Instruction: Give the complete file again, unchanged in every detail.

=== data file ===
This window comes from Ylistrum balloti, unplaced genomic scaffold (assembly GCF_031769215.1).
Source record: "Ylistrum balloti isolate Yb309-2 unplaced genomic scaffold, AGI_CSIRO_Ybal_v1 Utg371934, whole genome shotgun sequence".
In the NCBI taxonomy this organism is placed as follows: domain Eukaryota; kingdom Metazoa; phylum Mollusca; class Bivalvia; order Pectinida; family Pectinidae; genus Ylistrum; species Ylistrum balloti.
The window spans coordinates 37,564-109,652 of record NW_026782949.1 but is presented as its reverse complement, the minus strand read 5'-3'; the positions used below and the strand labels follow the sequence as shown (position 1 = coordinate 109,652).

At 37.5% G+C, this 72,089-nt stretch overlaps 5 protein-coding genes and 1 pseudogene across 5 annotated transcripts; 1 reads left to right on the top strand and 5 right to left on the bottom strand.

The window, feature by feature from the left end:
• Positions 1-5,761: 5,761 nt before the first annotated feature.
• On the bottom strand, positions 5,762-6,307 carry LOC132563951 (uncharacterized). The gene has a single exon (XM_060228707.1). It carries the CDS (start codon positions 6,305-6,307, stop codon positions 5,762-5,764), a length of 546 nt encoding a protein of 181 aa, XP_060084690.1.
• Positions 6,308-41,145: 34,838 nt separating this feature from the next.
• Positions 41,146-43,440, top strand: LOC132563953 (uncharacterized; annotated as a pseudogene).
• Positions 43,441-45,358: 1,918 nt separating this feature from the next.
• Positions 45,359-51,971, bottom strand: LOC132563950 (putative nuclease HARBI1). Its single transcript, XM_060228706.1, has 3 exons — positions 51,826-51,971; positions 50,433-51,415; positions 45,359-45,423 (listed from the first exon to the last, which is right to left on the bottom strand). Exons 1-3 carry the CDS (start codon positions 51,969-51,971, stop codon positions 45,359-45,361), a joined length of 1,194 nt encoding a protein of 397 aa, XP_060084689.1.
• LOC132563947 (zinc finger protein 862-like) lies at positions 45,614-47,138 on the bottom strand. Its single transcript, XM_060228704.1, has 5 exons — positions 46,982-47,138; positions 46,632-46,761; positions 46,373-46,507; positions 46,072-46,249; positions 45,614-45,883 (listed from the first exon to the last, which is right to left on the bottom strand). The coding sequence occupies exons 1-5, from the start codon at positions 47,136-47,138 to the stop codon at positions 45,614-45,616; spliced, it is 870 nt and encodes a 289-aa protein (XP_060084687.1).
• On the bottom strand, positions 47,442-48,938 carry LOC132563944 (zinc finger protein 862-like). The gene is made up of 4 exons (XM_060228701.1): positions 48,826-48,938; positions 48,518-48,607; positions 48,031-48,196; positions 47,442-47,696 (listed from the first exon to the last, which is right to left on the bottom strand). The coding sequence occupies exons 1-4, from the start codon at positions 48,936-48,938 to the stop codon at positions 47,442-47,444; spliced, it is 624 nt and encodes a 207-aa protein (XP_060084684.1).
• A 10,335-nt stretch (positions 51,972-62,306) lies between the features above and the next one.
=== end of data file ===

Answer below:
This window comes from Ylistrum balloti, unplaced genomic scaffold (assembly GCF_031769215.1).
Source record: "Ylistrum balloti isolate Yb309-2 unplaced genomic scaffold, AGI_CSIRO_Ybal_v1 Utg371934, whole genome shotgun sequence".
In the NCBI taxonomy this organism is placed as follows: domain Eukaryota; kingdom Metazoa; phylum Mollusca; class Bivalvia; order Pectinida; family Pectinidae; genus Ylistrum; species Ylistrum balloti.
The window spans coordinates 37,564-109,652 of record NW_026782949.1 but is presented as its reverse complement, the minus strand read 5'-3'; the positions used below and the strand labels follow the sequence as shown (position 1 = coordinate 109,652).

At 37.5% G+C, this 72,089-nt stretch overlaps 5 protein-coding genes and 1 pseudogene across 5 annotated transcripts; 1 reads left to right on the top strand and 5 right to left on the bottom strand.

The window, feature by feature from the left end:
• Positions 1-5,761: 5,761 nt before the first annotated feature.
• On the bottom strand, positions 5,762-6,307 carry LOC132563951 (uncharacterized). The gene has a single exon (XM_060228707.1). It carries the CDS (start codon positions 6,305-6,307, stop codon positions 5,762-5,764), a length of 546 nt encoding a protein of 181 aa, XP_060084690.1.
• Positions 6,308-41,145: 34,838 nt separating this feature from the next.
• Positions 41,146-43,440, top strand: LOC132563953 (uncharacterized; annotated as a pseudogene).
• Positions 43,441-45,358: 1,918 nt separating this feature from the next.
• Positions 45,359-51,971, bottom strand: LOC132563950 (putative nuclease HARBI1). Its single transcript, XM_060228706.1, has 3 exons — positions 51,826-51,971; positions 50,433-51,415; positions 45,359-45,423 (listed from the first exon to the last, which is right to left on the bottom strand). Exons 1-3 carry the CDS (start codon positions 51,969-51,971, stop codon positions 45,359-45,361), a joined length of 1,194 nt encoding a protein of 397 aa, XP_060084689.1.
• LOC132563947 (zinc finger protein 862-like) lies at positions 45,614-47,138 on the bottom strand. Its single transcript, XM_060228704.1, has 5 exons — positions 46,982-47,138; positions 46,632-46,761; positions 46,373-46,507; positions 46,072-46,249; positions 45,614-45,883 (listed from the first exon to the last, which is right to left on the bottom strand). The coding sequence occupies exons 1-5, from the start codon at positions 47,136-47,138 to the stop codon at positions 45,614-45,616; spliced, it is 870 nt and encodes a 289-aa protein (XP_060084687.1).
• On the bottom strand, positions 47,442-48,938 carry LOC132563944 (zinc finger protein 862-like). The gene is made up of 4 exons (XM_060228701.1): positions 48,826-48,938; positions 48,518-48,607; positions 48,031-48,196; positions 47,442-47,696 (listed from the first exon to the last, which is right to left on the bottom strand). The coding sequence occupies exons 1-4, from the start codon at positions 48,936-48,938 to the stop codon at positions 47,442-47,444; spliced, it is 624 nt and encodes a 207-aa protein (XP_060084684.1).
• A 10,335-nt stretch (positions 51,972-62,306) lies between the features above and the next one.